Movie Review


Remember my name...
Fame   Movie Poster

US Release Date: 05-16-1980

Directed by: Alan Parker


  • Irene Cara
  • Coco Hernandez
  • Barry Miller
  • Ralph Garci / Raul Garcia
  • Lee Curreri
  • Bruno Martelli
  • Gene Anthony Ray
  • Leroy Johnson
  • Maureen Teefy
  • Doris Finsecker
  • Laura Dean
  • Lisa Monroe
  • Eddie Barth
  • Angelo Martelli
  • Antonia Franceschi
  • Hilary van Doren
  • Boyd Gaines
  • Michael
  • Albert Hague
  • Mr. Shorofsky - Music Teacher
  • Paul McCrane
  • Montgomery MacNeil
  • Anne Meara
  • Mrs. Sherwood - English Teacher
  • Joanna Merlin
  • Miss Berg - Dance Teacher
  • Jim Moody
  • Mr. Farrell - Drama Teacher
  • Debbie Allen
  • Lydia
  • Richard Belzer
  • M.C.
  • Isaac Mizrahi
  • Touchstone
Reviewed on: May 30th, 2012
The cast of Fame performs the title number.

The cast of Fame performs the title number.

Fame is a 1980 MGM musical about students at Manhattan's High School of Performing Arts. It follows several students from their initial auditions through each of the four years of high school. Fame made quite an impact on popular culture. It spawned a hit theme song, a television series and spin-off, a stage musical, a reality show and a 2009 remake.

The students include Montgomery, he's a gay aspiring actor and the son of a famous actress. Doris is a reluctant performer with a stereotypical stage mother. Bruno is a musician and the son of a cabbie. Lisa's a loudmouth who's been dancing since she was little. Coco is the all around star. Ralph idolizes Freddie Prinze and tries his hand at dance and music before settling on drama. Leroy is an illiterate dancer who clashes with a female teacher.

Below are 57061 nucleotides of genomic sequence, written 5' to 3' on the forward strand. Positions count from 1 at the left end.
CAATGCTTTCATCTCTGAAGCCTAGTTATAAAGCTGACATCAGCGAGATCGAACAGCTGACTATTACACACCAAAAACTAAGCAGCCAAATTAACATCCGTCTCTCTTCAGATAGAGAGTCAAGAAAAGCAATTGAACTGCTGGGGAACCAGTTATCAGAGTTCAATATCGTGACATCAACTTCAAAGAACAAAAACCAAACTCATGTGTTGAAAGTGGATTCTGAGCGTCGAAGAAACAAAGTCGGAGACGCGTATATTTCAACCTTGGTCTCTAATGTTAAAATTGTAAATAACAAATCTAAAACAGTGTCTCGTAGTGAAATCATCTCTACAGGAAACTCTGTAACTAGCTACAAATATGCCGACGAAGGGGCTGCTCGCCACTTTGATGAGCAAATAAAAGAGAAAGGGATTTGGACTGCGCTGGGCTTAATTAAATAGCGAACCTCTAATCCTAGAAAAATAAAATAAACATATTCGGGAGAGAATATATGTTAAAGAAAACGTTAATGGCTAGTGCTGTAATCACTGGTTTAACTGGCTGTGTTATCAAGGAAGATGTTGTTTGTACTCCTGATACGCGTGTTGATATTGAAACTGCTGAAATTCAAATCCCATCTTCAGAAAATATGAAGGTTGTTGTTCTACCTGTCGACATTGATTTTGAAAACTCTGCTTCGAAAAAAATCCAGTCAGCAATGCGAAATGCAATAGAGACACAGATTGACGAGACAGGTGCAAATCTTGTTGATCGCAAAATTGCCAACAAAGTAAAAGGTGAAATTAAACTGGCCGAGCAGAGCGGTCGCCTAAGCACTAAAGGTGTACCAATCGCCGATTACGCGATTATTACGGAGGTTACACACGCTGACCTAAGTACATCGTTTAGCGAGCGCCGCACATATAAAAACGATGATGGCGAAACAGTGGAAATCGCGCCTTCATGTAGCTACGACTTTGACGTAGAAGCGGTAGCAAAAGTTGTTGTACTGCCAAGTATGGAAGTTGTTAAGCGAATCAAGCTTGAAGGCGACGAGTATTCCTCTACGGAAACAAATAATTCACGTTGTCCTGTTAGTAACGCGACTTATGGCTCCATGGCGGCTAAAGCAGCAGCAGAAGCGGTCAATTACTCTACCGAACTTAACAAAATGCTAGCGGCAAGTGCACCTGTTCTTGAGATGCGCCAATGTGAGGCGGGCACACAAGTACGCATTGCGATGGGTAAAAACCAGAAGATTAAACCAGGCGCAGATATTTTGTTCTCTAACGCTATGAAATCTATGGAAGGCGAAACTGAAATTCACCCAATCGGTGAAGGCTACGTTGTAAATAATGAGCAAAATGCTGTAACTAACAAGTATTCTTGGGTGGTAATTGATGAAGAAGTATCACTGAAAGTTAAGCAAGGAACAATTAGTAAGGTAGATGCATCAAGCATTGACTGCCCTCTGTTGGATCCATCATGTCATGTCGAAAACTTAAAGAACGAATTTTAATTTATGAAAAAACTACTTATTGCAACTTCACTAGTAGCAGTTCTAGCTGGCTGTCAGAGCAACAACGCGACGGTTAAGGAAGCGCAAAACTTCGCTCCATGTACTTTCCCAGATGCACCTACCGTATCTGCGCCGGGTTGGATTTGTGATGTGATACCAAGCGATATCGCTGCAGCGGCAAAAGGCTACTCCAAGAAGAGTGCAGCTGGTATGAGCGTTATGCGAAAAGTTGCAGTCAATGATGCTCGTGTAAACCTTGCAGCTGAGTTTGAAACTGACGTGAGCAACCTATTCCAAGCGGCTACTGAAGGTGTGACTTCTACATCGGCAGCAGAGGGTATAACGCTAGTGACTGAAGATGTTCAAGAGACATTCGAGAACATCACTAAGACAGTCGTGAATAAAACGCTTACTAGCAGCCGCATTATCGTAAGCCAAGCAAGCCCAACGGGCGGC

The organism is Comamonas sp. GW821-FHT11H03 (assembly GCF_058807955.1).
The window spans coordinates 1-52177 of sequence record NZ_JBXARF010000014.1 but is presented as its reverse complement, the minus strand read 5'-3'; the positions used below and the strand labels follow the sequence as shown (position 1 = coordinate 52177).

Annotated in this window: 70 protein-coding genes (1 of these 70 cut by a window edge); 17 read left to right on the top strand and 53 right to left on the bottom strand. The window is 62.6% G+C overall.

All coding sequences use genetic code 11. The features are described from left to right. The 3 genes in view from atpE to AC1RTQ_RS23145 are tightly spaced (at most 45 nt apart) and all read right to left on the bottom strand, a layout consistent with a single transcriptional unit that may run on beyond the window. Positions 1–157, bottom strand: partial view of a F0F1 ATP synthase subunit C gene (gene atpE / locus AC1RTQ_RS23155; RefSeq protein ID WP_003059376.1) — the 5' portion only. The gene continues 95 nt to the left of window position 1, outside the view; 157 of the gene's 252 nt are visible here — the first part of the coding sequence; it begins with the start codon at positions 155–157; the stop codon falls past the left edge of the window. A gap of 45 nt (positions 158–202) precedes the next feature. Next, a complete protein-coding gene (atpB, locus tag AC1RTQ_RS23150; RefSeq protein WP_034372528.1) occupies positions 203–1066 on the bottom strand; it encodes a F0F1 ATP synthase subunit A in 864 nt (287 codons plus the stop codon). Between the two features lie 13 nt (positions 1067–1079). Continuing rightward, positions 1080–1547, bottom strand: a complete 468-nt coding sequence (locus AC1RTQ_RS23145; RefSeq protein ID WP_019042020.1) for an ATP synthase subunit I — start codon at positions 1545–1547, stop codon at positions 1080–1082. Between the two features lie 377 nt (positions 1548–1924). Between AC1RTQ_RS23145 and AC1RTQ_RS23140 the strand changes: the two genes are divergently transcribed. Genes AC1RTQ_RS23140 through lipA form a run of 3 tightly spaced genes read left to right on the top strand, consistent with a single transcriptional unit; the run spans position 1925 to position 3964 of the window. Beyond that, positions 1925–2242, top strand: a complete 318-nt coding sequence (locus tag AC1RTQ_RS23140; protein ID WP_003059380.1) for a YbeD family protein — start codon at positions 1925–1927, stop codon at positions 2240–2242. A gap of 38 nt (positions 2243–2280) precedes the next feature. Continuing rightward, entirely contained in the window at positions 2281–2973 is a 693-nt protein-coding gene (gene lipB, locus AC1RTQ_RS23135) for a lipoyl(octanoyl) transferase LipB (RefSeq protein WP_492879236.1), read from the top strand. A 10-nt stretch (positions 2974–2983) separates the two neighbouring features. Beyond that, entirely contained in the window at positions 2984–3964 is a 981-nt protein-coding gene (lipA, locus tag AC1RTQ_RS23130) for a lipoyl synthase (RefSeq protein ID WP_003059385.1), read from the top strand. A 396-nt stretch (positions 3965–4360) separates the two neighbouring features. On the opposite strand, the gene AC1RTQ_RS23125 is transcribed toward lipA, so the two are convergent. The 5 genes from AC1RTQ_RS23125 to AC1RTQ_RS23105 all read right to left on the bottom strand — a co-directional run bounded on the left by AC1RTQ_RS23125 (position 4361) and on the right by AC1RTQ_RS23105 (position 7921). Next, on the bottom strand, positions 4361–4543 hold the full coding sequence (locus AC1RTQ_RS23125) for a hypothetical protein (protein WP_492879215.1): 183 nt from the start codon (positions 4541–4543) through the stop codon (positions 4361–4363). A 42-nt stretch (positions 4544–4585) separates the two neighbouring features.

Fame was shot in four of the five New York City boroughs (skipping Staten Island) in the summer and fall of 1979. The graffiti covered walls and trains, burned out buildings, big cars, and of course the hair and clothing styles, all make this a great time capsule for the city at the dawn of the Reagan decade.

Fame's most famous scene is the Oscar winning title number, which is performed in the street outside the school when Bruno's father blasts his son's song on the stereo in his taxi. It's an inspiring dance of joy and freedom that literally stops traffic (see photo). It also completely lacks any sense of reality but makes for a rousing musical number. In an earlier scene a similar impromptu performance occurred in the school cafeteria. These kids are just bursting with talent and energy and the need to perform.

Over the course of four school years we watch as these kids grow and mature. They have relationships, reveal painful memories and begin to dabble in the adult world. There are a few inspiring musical numbers interspersed throughout the proceedings, culminating at graduation where the students perform another inspiring ballad called “I Sing the Body Electric”. In fact, if you had to sum up the music in this movie in one word, that word would undoubtedly be “inspiring”.

Of the cast only Irene Cara went on to true stardom. Fame provided comedienne (and mother of Ben Stiller) Anne Meara with her most famous movie role as the teacher that clashes with Leroy. Today's hit show Glee as well as the High School Musical phenomenon of a few years back both owe a debt to this movie. Although Fame is more realistic and emotionally raw than either of those. It was certainly ahead of its time in terms of the diversity of the cast. The racial makeup of the school looks like New York City of today, only with bad haircuts and outdated clothing.

By the early 1980s the movie musical was on its death bed. It was also the era of the one word musical title. Grease, Fame, Annie, Xanadu and Yentl all came out within a five year period. By the mid-80s musicals had disappeared from the screen and it would take until the dawn of the new millennium for them to make a comeback. Fame is a decent example of the genre that remains entertaining while also serving as a fascinating time capsule of an earlier era.